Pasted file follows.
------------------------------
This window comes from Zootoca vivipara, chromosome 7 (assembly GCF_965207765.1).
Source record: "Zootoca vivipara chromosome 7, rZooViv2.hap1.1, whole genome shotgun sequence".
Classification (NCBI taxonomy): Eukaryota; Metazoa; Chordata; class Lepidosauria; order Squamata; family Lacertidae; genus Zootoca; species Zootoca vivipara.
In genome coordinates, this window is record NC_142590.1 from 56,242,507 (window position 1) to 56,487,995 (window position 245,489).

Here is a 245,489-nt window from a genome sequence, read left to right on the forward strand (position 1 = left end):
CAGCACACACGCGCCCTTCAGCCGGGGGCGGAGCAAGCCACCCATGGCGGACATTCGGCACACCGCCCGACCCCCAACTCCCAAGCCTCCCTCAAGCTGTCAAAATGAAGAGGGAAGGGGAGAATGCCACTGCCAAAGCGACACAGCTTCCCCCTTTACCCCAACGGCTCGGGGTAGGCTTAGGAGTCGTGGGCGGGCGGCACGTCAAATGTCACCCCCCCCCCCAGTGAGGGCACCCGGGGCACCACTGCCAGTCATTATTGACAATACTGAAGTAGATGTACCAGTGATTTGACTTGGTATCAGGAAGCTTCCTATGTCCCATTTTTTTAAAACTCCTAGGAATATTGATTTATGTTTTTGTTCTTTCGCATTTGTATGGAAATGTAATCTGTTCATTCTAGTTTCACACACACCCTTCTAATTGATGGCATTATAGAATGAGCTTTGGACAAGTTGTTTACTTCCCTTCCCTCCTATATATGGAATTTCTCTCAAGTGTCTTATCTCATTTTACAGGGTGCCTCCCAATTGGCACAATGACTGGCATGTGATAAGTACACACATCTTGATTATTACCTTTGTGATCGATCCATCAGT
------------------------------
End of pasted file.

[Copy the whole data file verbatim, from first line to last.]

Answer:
This window comes from Zootoca vivipara, chromosome 7 (assembly GCF_965207765.1).
Source record: "Zootoca vivipara chromosome 7, rZooViv2.hap1.1, whole genome shotgun sequence".
Classification (NCBI taxonomy): Eukaryota; Metazoa; Chordata; class Lepidosauria; order Squamata; family Lacertidae; genus Zootoca; species Zootoca vivipara.
In genome coordinates, this window is record NC_142590.1 from 56,242,507 (window position 1) to 56,487,995 (window position 245,489).

Here is a 245,489-nt window from a genome sequence, read left to right on the forward strand (position 1 = left end):
CAGCACACACGCGCCCTTCAGCCGGGGGCGGAGCAAGCCACCCATGGCGGACATTCGGCACACCGCCCGACCCCCAACTCCCAAGCCTCCCTCAAGCTGTCAAAATGAAGAGGGAAGGGGAGAATGCCACTGCCAAAGCGACACAGCTTCCCCCTTTACCCCAACGGCTCGGGGTAGGCTTAGGAGTCGTGGGCGGGCGGCACGTCAAATGTCACCCCCCCCCCCAGTGAGGGCACCCGGGGCACCACTGCCAGTCATTATTGACAATACTGAAGTAGATGTACCAGTGATTTGACTTGGTATCAGGAAGCTTCCTATGTCCCATTTTTTTAAAACTCCTAGGAATATTGATTTATGTTTTTGTTCTTTCGCATTTGTATGGAAATGTAATCTGTTCATTCTAGTTTCACACACACCCTTCTAATTGATGGCATTATAGAATGAGCTTTGGACAAGTTGTTTACTTCCCTTCCCTCCTATATATGGAATTTCTCTCAAGTGTCTTATCTCATTTTACAGGGTGCCTCCCAATTGGCACAATGACTGGCATGTGATAAGTACACACATCTTGATTATTACCTTTGTGATCGATCCATCAGT